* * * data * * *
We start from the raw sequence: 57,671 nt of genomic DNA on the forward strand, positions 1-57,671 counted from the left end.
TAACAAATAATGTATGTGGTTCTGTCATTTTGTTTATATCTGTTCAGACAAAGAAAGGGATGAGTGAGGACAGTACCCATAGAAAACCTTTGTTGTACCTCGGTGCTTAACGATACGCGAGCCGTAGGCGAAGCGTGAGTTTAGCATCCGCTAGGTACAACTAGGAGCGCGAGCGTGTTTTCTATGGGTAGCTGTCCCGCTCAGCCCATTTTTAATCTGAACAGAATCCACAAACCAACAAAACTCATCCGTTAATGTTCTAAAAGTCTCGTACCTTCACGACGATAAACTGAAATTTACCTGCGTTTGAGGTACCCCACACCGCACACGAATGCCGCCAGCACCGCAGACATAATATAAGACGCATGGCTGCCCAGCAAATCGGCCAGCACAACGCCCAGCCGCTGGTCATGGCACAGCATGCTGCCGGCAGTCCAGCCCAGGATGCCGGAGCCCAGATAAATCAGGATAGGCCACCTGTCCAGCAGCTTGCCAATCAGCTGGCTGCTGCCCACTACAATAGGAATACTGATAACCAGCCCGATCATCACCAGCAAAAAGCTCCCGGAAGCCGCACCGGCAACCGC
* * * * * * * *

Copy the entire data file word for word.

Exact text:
We start from the raw sequence: 57,671 nt of genomic DNA on the forward strand, positions 1-57,671 counted from the left end.
TAACAAATAATGTATGTGGTTCTGTCATTTTGTTTATATCTGTTCAGACAAAGAAAGGGATGAGTGAGGACAGTACCCATAGAAAACCTTTGTTGTACCTCGGTGCTTAACGATACGCGAGCCGTAGGCGAAGCGTGAGTTTAGCATCCGCTAGGTACAACTAGGAGCGCGAGCGTGTTTTCTATGGGTAGCTGTCCCGCTCAGCCCATTTTTAATCTGAACAGAATCCACAAACCAACAAAACTCATCCGTTAATGTTCTAAAAGTCTCGTACCTTCACGACGATAAACTGAAATTTACCTGCGTTTGAGGTACCCCACACCGCACACGAATGCCGCCAGCACCGCAGACATAATATAAGACGCATGGCTGCCCAGCAAATCGGCCAGCACAACGCCCAGCCGCTGGTCATGGCACAGCATGCTGCCGGCAGTCCAGCCCAGGATGCCGGAGCCCAGATAAATCAGGATAGGCCACCTGTCCAGCAGCTTGCCAATCAGCTGGCTGCTGCCCACTACAATAGGAATACTGATAACCAGCCCGATCATCACCAGCAAAAAGCTCCCGGAAGCCGCACCGGCAACCGC